Dr. McNamara says low anthrax risk to dogs if inhaled. Ingested anthrax prognosis poor. Anthrax symptoms.
ANTHRAX & YOUR DOG
Subj: Anthrax and K-9s
From Dr. McNamara:
I've spoken with some people at CDC and the AVMA regarding anthrax and K-9s. Unfortunately, there is very little information out there, but here is some stuff:
Dogs are 500 - 1000 times more resistant to Anthrax than people. The most common form in dogs is the gastrointestinal form since most dogs get anthrax by eating contaminated meat. I've told everyone that for working dogs (dogs searching mail, etc), the most common route would be inhalation.
There is some evidence that it is less likely for dogs to get inhalation anthrax since most of the bacteria is stopped in their nose since it is so long. The thought is that if the dogs get inhalation form, the signs would be respiratory distress (breathing hard, acting very sick, bleeding from the nose/mouth). If the dog gets to this level, death is very likely.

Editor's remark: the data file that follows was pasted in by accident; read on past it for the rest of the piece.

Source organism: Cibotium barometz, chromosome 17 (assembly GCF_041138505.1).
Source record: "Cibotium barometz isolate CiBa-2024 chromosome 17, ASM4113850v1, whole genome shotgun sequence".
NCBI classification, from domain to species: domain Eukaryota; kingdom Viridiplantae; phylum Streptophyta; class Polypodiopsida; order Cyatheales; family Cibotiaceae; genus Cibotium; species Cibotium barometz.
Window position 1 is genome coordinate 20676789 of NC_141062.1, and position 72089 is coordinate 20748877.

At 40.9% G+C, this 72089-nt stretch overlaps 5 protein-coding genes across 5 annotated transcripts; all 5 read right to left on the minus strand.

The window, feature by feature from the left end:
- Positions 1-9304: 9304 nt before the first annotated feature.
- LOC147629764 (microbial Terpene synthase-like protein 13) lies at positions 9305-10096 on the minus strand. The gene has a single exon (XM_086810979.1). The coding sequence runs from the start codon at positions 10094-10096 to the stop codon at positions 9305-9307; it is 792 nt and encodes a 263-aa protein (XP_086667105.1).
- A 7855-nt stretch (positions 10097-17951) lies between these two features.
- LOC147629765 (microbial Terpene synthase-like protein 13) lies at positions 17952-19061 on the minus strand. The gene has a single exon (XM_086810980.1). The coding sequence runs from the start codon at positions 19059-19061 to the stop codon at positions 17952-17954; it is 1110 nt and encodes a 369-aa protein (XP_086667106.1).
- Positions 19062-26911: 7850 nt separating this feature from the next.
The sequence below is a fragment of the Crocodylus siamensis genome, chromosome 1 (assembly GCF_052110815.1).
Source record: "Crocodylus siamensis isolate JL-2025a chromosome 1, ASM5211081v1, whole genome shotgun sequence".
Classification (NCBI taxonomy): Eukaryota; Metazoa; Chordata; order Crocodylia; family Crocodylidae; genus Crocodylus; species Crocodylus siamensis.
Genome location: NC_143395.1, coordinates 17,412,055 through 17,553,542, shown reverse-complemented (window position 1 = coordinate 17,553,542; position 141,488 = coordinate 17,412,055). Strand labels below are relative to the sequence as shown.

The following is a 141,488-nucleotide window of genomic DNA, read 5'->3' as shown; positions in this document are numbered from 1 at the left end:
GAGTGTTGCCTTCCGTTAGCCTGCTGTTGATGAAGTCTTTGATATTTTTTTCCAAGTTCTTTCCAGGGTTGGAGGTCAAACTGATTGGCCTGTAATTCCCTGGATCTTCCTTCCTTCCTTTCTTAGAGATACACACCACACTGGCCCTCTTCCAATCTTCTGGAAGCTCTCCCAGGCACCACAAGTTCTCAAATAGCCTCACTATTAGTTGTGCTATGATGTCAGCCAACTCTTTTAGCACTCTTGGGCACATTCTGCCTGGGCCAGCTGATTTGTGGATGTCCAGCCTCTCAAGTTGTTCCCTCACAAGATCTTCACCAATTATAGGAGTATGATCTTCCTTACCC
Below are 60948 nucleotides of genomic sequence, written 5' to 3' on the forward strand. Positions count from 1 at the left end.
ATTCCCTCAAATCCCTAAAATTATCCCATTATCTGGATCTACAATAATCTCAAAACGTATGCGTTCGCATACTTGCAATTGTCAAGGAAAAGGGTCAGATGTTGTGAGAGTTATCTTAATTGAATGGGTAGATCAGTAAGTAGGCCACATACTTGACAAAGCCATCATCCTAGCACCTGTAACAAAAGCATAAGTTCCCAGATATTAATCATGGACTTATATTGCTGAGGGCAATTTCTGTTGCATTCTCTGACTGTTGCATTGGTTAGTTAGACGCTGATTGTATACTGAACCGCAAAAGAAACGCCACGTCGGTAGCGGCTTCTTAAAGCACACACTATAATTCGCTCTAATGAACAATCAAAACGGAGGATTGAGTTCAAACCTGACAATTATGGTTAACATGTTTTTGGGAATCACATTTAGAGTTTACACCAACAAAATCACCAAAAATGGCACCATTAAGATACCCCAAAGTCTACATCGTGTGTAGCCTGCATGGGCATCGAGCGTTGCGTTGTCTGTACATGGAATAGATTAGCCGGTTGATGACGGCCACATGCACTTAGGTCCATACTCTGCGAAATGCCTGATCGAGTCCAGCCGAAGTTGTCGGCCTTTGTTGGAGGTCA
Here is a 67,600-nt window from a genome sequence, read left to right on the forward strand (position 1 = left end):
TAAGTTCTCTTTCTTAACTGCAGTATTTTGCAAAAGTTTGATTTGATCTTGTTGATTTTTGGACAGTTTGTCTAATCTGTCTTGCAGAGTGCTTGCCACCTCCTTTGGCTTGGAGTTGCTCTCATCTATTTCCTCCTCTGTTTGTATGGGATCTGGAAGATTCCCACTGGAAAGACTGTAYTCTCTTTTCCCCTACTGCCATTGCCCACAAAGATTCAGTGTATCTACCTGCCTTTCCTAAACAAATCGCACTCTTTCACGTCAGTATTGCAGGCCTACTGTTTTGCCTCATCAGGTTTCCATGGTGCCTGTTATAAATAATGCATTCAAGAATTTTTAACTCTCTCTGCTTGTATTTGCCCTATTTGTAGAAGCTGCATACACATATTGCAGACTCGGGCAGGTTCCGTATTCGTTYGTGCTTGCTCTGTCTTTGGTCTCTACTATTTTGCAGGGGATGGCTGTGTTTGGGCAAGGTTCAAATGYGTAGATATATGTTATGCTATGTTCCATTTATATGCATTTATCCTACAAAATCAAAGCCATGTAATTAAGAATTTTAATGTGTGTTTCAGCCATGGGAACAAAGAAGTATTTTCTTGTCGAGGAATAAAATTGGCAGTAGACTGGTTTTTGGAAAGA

Antibiotics that work on anthrax in the dog include: Penicillins, oxytetracyclines, and ciproflaxacin.
Bottom line, if you think your dog was exposed, I'd DEFINITELY start treatment while the animal is being tested. As with a lot of poisonings, the success rate is very high if you intervene early, there is low risk in treating even if its not anthrax.
The prognosis is VERY POOR if it is anthrax and you didn't treat BEFORE signs occur. I'll hopefully get more info and pass it on...
PS. please don't hesitate to contact me with any questions.
Paul S. McNamara, DVM, DACVS
Veterinary Specialties Referral Center
1641 Main Street, Route 5S
Pattersonville, NY 12137
Ph: 518-887-2260 Fax: 518-887-2265
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